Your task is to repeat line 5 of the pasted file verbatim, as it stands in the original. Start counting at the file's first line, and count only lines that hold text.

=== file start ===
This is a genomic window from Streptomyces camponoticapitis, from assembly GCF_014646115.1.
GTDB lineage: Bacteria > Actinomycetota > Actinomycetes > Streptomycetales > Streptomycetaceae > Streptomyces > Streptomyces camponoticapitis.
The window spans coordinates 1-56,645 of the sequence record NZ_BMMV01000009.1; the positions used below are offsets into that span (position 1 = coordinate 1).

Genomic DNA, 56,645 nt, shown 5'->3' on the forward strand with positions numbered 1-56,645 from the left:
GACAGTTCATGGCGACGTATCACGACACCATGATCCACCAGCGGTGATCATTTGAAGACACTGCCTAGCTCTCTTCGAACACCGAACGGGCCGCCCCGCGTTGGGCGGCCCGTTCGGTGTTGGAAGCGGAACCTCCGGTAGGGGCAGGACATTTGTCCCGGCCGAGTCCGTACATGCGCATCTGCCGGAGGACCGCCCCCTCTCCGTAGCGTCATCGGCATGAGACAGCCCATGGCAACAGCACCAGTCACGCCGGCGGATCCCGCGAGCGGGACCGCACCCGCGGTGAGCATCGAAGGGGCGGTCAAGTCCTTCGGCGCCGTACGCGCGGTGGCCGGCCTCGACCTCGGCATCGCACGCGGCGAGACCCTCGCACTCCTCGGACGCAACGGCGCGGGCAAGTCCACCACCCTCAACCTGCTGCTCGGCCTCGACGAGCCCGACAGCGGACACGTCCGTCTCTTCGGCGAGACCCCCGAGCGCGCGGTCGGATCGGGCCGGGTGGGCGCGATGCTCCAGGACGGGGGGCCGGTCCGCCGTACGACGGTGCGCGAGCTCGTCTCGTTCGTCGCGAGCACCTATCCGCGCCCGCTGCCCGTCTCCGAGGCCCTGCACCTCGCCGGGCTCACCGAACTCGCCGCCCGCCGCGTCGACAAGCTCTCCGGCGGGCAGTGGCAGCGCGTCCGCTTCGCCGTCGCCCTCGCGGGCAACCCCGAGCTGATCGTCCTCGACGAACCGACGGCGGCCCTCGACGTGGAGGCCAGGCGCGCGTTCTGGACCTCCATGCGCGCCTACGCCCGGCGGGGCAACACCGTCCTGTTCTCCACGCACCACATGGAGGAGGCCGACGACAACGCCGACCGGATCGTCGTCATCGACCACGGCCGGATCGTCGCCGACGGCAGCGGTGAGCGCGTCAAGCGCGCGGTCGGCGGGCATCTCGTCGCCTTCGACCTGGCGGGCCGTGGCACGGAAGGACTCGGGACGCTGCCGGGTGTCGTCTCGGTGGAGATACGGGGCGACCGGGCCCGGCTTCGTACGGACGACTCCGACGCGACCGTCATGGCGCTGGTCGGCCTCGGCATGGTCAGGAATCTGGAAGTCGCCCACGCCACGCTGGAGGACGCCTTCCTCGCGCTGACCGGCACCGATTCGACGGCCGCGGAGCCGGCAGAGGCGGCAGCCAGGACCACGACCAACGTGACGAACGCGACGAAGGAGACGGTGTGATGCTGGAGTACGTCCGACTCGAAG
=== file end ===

GACAGTTCATGGCGACGTATCACGACACCATGATCCACCAGCGGTGATCATTTGAAGACACTGCCTAGCTCTCTTCGAACACCGAACGGGCCGCCCCGCGTTGGGCGGCCCGTTCGGTGTTGGAAGCGGAACCTCCGGTAGGGGCAGGACATTTGTCCCGGCCGAGTCCGTACATGCGCATCTGCCGGAGGACCGCCCCCTCTCCGTAGCGTCATCGGCATGAGACAGCCCATGGCAACAGCACCAGTCACGCCGGCGGATCCCGCGAGCGGGACCGCACCCGCGGTGAGCATCGAAGGGGCGGTCAAGTCCTTCGGCGCCGTACGCGCGGTGGCCGGCCTCGACCTCGGCATCGCACGCGGCGAGACCCTCGCACTCCTCGGACGCAACGGCGCGGGCAAGTCCACCACCCTCAACCTGCTGCTCGGCCTCGACGAGCCCGACAGCGGACACGTCCGTCTCTTCGGCGAGACCCCCGAGCGCGCGGTCGGATCGGGCCGGGTGGGCGCGATGCTCCAGGACGGGGGGCCGGTCCGCCGTACGACGGTGCGCGAGCTCGTCTCGTTCGTCGCGAGCACCTATCCGCGCCCGCTGCCCGTCTCCGAGGCCCTGCACCTCGCCGGGCTCACCGAACTCGCCGCCCGCCGCGTCGACAAGCTCTCCGGCGGGCAGTGGCAGCGCGTCCGCTTCGCCGTCGCCCTCGCGGGCAACCCCGAGCTGATCGTCCTCGACGAACCGACGGCGGCCCTCGACGTGGAGGCCAGGCGCGCGTTCTGGACCTCCATGCGCGCCTACGCCCGGCGGGGCAACACCGTCCTGTTCTCCACGCACCACATGGAGGAGGCCGACGACAACGCCGACCGGATCGTCGTCATCGACCACGGCCGGATCGTCGCCGACGGCAGCGGTGAGCGCGTCAAGCGCGCGGTCGGCGGGCATCTCGTCGCCTTCGACCTGGCGGGCCGTGGCACGGAAGGACTCGGGACGCTGCCGGGTGTCGTCTCGGTGGAGATACGGGGCGACCGGGCCCGGCTTCGTACGGACGACTCCGACGCGACCGTCATGGCGCTGGTCGGCCTCGGCATGGTCAGGAATCTGGAAGTCGCCCACGCCACGCTGGAGGACGCCTTCCTCGCGCTGACCGGCACCGATTCGACGGCCGCGGAGCCGGCAGAGGCGGCAGCCAGGACCACGACCAACGTGACGAACGCGACGAAGGAGACGGTGTGATGCTGGAGTACGTCCGACTCGAAG